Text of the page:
As we had breakfast this morning our peace was disturbed by rowers oars scraping along the side of Oleanna. The canal isn’t wide here, but we were still avoidable. When the third boat in succession did this Mick started to bang on the hatch window, we are allowed to mark our freshly painted gunnels, not them! More boats kept coming but we found that standing watching from the hatch and saying a cheery ‘Morning’ kept them away. Tilly really didn’t know what to make of them, with her ears flattened she followed them past from her vantage point.
We called for Bridget and Storm and headed to catch the 755 bus, we’d checked the times this morning so didn’t have a long wait. The front seat upstairs was free so we grabbed it, much to the dismay of young Finley at a later stop. We were headed for them there hills and Kendal.
None of us had ever really visited Kendal in the past, I’d once been sent on a mission to find some amber coals for a show in Bowness, but hadn’t had time to explore as we did today. The town was much bigger than we’d expected. A market town which originally traded in wool, the town motto being ‘Pannus mihi panis’, meaning ‘wool is my bread’. The town prospered with the trade of wool, cloth being produced on hand looms in peoples homes, similar to silk in Macclesfield.
Kendal is famous for a few other things, it has a strong link to the footwear industry, K-shoes was based here until the factory closed in 2003. But of course the most famous export from the town is Kendal Mint Cake, a must in your rucksack for walkers and mountaineers.
But today we were here to find the Canal Head. We could have walked from Tewtifield, but 14 miles seemed a little excessive. So we hunted it out for ourselves using a canal guide, OS maps and google maps.
A recycling centre now stands where the end of the canal once was. On the other side of a cycle path you can see stone work that suggests where the canal once finished. It was known as The Black and White Canal due to it’s cargo, coal from Lancashire and limestone from Cumbria. The packet boats also carried passengers from Kendal to Preston, a far more comfortable ride than by stagecoach.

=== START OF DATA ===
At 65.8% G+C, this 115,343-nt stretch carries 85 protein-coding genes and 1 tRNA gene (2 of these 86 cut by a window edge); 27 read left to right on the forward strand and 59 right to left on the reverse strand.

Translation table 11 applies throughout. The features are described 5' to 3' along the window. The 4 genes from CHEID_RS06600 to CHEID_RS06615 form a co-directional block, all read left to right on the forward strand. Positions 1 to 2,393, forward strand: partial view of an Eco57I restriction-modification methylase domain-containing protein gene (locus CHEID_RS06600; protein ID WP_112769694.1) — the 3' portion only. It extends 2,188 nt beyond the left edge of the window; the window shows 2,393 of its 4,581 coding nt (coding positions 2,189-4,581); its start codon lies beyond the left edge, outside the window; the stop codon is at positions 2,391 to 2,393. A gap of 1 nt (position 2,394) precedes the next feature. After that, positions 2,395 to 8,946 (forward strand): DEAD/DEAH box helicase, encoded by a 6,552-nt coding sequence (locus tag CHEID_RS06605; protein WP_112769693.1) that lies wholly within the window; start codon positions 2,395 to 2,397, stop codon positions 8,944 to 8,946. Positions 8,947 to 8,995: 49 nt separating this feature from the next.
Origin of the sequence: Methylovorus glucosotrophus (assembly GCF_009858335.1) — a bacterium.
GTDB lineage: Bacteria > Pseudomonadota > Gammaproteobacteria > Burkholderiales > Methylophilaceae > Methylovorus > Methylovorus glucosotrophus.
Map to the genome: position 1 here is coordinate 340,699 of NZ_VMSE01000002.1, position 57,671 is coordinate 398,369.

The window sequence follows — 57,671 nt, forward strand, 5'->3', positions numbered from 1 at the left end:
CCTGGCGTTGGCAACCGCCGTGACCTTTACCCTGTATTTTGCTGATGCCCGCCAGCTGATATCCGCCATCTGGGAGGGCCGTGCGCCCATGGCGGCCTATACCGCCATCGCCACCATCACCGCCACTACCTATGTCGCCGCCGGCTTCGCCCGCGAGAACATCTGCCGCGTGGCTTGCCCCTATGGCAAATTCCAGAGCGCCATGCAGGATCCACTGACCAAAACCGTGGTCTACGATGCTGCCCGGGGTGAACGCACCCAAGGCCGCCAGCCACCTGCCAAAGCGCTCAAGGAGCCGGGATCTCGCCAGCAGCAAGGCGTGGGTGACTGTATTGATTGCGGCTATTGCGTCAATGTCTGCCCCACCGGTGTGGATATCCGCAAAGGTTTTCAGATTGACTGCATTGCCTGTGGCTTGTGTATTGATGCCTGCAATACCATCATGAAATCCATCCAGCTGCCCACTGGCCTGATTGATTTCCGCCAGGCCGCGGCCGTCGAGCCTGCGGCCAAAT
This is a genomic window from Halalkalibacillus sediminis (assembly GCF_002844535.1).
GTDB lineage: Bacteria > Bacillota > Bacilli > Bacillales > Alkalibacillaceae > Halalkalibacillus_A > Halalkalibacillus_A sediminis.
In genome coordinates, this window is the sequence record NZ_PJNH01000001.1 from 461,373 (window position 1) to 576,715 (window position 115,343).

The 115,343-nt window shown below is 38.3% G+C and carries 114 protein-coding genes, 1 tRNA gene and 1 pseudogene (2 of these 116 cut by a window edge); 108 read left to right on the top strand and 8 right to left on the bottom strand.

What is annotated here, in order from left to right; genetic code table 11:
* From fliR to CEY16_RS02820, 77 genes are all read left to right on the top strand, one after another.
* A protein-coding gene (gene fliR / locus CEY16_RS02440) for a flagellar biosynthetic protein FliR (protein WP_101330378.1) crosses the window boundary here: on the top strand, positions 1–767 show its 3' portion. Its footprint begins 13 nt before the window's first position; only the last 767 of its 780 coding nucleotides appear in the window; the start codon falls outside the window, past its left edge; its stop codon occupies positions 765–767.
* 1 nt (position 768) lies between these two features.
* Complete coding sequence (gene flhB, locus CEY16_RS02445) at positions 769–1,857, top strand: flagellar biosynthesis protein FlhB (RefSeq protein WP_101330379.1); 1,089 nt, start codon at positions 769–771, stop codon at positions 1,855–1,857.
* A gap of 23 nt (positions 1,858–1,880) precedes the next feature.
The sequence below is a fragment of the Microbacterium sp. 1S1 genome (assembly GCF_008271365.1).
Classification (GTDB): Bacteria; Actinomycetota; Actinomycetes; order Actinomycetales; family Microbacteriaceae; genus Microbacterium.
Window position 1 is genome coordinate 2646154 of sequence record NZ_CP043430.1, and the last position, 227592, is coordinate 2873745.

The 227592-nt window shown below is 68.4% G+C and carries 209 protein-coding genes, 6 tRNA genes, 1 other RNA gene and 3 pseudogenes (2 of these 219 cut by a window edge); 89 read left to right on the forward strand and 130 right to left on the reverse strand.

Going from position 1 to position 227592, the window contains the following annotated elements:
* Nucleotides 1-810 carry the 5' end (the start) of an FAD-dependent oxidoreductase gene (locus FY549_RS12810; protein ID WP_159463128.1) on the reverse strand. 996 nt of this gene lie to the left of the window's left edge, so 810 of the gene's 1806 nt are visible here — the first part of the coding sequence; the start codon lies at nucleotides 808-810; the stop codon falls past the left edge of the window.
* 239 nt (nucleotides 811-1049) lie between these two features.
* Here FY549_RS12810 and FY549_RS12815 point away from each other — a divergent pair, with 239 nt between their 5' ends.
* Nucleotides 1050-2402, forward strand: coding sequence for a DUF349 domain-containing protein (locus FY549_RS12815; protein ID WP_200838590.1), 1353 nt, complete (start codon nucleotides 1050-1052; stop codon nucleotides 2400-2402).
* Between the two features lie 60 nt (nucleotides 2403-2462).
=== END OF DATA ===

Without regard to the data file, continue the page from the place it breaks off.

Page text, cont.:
We followed the path heading southwards to see the canal bridges spanning tarmac. The first had been widened at some point, most probably to cope with the ever increasing traffic over it. Patches of what had been the cut were being left by the local school to see what plants would grow and what wildlife would be attracted. Crossing over a road the path continued passing a large depot for electrical works. Huge bobbins of cable sat at arms length form us, just how much copper was behind the razor wire?
The next bridge built in 1819 was a roving bridge changing the towpath from one side to the other. This is the only roving bridge in Cumbria and was restored and reopened in 2002. It has pleasing curves but is still not a patch on the Macc bridges. The canal route south of here continued as a wide path for both pedestrians and bikes. Hopefully one day the canal will reopen, there is a lot of work to be done, but not as much as we’d thought. Suspect it won’t be in our lifetime though.
We headed back into Kendal looking for a cafe for a bite to eat and a sit down. At The Brewery Arts Centre there was music in the gardens and the bar was open, but sadly no food available. Several of my shows have toured here from Hull Truck over the years, but I’d never been. A walk further up into the town and surprisingly for a bank holiday weekend most places were closed, others were too expensive.
So in the end we opted for a sandwich each at the Shakespeare pub. Here a theatre had been built at the top of the yard, opening in 1829, but despite actors such as Edmund Kean walking it’s boards it closed five years later due to opposition form local Quakers, Presbyterians and Temperance groups. The building was later converted into a chapel.
With buses only running every two hours we had quite a bit of time to kill. So went for an explore away from the town centre. Many yards and lanes lead off the main street to flights of steps which took us high up, very reminiscent of the old town in Scarborough. One house part way down some steps would cost £325,000 to buy. It had a large garden but was in need of some updating, however with no road access this will prove costly for someone. The houses clung onto the side of the valley and every now and then a view would open out across the valley. How interesting would a time lapse be from such a vantage point over the last few hundred years.
0 locks, 0 miles, 2 buses, 9 rowing boats, 1 gunnel inspection needed, 2 front seats bagsied, 1 town to explore, 2 bridges over tarmac, 1 canal head found, 2 blue doors, 2 theatres, 4 sandwiches, 4 cordial and soda waters, 2 many cars, 1 set of steps to views, 0.5 hours watching the river, 6.30 pm too late for cats.